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Title: The effect of antibiotics on toxin gene expression in PVL-positive Staphylococcus aureus strains
Author: Balaky, Salah Tofik
Awarding Body: Durham University
Current Institution: Durham University
Date of Award: 2011
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Abstract:
Staphylococcus aureus is an extra-ordinarily versatile pathogen causing a wide spectrum of infections. The aims of this study are to analyze 10 clinical isolates of S. aureus from the UK by Multi Locus Sequence Typing (MLST) and determining their PVL-type variants. In addition to that, to study the effect of several antibiotics at sub inhibitory concentrations on a number of virulence factors at mRNA using quantitative PCR and protein levels using proteomic methods. Western blotting was used to study differential expression of Spa at protein levels. Data showed that the 10 clinical isolates belong to seven clonal complexes (CCs), which are CC1, CC5, CC8, CC22, CC30, CC88, and CC121. Genetic variation within lukSF-PV gene showed that three of these isolates were belong to the same PVL type variant of CA-MRSA USA300 strain, R variant. From which, two isolates were found to belong to the same CC of USA300, CC8. The remaining 7 isolates were found to belong to H variant. Data presented here showed that the sub-MIC levels of both cell wall inhibitors reduced lukSF-PV and spa steady-state mRNA levels when cells were grown in the presence of these antibiotics for one hour. However, after 5 hrs post antibiotic addition of these two antibiotics, vancomycin remained depressed lukSF-PV and spa steady-state mRNA levels as well as at protein levels, but oxacillin increased spa and lukSF-PV mRNA levels, as well as Spa at protein levels. Protein synthesis inhibitors clindamycin and linezolid were both caused an increase of lukSF-PV mRNA levels, but they both decreased spa mRNA levels, when cultures grown in the presence of these antibiotics for one hour. However, when cultures grown with these antibiotics for 5 hrs, clindamycin remained to increase lukSF-PV and decrease spa mRNA levels and protein levels, but linezolid decreased both virulence factors at mRNA and protein levels. The data showed in this study confirmed that growing S. aureus in the presence of oxacillin induce toxin expression and might enhance the virulence of this bacterium, therefore using these antibiotics to treat S. aureus infections may contribute to worse outcomes. These data also confirmed that linezolid and vancomycin, are both important selections of antimicrobial agents to treat serious infections caused by the bacterium.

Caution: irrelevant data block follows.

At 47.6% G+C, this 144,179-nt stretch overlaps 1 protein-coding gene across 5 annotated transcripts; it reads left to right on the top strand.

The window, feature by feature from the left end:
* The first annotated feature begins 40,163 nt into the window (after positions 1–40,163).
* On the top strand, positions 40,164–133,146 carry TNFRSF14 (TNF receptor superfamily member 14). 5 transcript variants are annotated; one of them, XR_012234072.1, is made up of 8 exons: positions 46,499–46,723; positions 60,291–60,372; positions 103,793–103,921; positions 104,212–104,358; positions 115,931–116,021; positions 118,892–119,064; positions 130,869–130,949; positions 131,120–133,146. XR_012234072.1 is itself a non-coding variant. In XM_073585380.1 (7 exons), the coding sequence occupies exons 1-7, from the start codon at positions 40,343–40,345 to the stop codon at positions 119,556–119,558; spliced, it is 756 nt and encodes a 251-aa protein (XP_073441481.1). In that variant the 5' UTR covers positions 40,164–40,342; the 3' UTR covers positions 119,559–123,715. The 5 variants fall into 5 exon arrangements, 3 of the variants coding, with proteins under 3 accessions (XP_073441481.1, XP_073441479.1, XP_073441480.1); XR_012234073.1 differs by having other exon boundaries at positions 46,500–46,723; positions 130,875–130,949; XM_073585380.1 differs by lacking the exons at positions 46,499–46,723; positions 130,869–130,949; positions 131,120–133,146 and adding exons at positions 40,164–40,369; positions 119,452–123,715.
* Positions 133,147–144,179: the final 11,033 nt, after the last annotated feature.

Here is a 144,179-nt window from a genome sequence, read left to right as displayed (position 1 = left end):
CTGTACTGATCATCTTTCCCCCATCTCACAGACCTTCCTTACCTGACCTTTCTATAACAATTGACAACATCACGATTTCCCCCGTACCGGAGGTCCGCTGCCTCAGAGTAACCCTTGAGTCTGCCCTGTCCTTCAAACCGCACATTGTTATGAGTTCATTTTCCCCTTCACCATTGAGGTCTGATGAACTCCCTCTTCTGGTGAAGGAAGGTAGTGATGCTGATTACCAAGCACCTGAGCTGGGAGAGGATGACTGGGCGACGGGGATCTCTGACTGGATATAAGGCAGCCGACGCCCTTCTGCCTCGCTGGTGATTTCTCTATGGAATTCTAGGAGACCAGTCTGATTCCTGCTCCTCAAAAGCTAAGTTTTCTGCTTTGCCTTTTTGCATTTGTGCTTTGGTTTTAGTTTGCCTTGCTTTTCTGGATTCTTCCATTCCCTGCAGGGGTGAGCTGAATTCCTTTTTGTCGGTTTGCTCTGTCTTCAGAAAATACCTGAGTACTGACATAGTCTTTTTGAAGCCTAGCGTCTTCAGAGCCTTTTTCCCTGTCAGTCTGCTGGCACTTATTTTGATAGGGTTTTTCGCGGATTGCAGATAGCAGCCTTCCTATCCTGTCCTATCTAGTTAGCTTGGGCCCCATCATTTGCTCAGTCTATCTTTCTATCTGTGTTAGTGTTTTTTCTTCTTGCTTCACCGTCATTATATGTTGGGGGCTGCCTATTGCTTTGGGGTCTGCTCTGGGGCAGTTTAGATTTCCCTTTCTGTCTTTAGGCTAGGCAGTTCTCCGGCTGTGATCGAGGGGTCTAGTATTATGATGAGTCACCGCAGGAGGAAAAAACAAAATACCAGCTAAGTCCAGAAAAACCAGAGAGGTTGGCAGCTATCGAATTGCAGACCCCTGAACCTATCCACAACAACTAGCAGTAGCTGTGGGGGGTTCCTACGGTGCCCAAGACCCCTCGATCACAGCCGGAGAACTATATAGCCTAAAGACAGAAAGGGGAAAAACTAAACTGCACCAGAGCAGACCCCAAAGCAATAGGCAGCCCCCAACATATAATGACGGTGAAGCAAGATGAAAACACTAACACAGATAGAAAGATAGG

Supervisor: Not available Sponsor: Not available
Qualification Name: Thesis (Ph.D.) Qualification Level: Doctoral
EThOS ID: uk.bl.ethos.530880  DOI: Not available
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